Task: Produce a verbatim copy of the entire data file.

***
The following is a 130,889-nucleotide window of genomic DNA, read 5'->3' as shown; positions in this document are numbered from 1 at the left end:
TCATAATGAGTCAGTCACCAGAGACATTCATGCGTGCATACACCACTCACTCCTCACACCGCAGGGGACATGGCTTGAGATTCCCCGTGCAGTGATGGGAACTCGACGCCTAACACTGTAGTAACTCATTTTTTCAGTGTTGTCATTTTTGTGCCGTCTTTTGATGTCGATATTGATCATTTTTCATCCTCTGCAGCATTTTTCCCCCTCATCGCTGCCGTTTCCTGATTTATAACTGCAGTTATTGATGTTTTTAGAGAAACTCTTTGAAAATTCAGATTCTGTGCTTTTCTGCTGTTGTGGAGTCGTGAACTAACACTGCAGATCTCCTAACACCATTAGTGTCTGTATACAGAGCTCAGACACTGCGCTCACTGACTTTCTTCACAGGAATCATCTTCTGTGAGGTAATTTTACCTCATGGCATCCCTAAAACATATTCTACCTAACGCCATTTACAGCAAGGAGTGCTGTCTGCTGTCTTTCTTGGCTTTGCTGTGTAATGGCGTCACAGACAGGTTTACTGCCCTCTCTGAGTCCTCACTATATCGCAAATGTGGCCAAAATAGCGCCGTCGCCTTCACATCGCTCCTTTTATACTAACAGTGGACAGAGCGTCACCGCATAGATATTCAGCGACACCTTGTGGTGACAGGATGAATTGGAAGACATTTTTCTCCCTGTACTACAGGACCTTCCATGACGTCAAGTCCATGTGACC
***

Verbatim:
The following is a 130,889-nucleotide window of genomic DNA, read 5'->3' as shown; positions in this document are numbered from 1 at the left end:
TCATAATGAGTCAGTCACCAGAGACATTCATGCGTGCATACACCACTCACTCCTCACACCGCAGGGGACATGGCTTGAGATTCCCCGTGCAGTGATGGGAACTCGACGCCTAACACTGTAGTAACTCATTTTTTCAGTGTTGTCATTTTTGTGCCGTCTTTTGATGTCGATATTGATCATTTTTCATCCTCTGCAGCATTTTTCCCCCTCATCGCTGCCGTTTCCTGATTTATAACTGCAGTTATTGATGTTTTTAGAGAAACTCTTTGAAAATTCAGATTCTGTGCTTTTCTGCTGTTGTGGAGTCGTGAACTAACACTGCAGATCTCCTAACACCATTAGTGTCTGTATACAGAGCTCAGACACTGCGCTCACTGACTTTCTTCACAGGAATCATCTTCTGTGAGGTAATTTTACCTCATGGCATCCCTAAAACATATTCTACCTAACGCCATTTACAGCAAGGAGTGCTGTCTGCTGTCTTTCTTGGCTTTGCTGTGTAATGGCGTCACAGACAGGTTTACTGCCCTCTCTGAGTCCTCACTATATCGCAAATGTGGCCAAAATAGCGCCGTCGCCTTCACATCGCTCCTTTTATACTAACAGTGGACAGAGCGTCACCGCATAGATATTCAGCGACACCTTGTGGTGACAGGATGAATTGGAAGACATTTTTCTCCCTGTACTACAGGACCTTCCATGACGTCAAGTCCATGTGACC